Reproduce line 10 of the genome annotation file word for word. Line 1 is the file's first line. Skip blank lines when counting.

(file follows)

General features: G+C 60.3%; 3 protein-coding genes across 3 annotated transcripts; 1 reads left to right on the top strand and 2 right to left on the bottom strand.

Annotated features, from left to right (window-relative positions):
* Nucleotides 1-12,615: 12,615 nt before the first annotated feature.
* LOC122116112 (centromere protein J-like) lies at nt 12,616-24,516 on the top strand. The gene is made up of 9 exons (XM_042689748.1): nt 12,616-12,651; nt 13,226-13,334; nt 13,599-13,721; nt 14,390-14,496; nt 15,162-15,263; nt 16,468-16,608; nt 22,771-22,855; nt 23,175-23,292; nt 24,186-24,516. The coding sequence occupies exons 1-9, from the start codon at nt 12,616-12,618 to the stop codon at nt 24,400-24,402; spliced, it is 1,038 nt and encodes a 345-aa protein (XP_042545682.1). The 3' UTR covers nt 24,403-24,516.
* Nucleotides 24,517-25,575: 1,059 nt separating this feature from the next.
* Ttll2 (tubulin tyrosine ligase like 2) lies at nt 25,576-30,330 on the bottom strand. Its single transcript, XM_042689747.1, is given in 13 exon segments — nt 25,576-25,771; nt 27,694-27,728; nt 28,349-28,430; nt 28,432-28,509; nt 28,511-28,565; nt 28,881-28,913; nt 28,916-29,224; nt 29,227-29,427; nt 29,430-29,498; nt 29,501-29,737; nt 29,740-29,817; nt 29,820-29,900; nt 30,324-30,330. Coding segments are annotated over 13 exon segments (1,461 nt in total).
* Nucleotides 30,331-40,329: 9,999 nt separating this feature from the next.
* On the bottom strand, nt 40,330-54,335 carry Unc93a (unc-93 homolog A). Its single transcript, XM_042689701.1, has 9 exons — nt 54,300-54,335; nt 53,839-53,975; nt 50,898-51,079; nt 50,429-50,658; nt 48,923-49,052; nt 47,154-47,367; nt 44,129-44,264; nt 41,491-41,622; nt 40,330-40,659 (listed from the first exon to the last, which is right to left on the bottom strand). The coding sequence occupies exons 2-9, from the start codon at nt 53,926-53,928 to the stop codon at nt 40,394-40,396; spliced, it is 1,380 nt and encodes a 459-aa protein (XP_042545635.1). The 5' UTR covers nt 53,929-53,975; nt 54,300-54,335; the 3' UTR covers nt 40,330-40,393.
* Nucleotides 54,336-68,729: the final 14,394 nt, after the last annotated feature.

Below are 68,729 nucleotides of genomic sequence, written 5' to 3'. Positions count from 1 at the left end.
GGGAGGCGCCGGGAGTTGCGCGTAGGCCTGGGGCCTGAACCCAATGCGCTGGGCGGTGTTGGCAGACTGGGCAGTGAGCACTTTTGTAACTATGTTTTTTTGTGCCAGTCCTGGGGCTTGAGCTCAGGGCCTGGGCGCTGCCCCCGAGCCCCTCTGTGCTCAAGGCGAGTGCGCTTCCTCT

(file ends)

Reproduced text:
Below are 68,729 nucleotides of genomic sequence, written 5' to 3'. Positions count from 1 at the left end.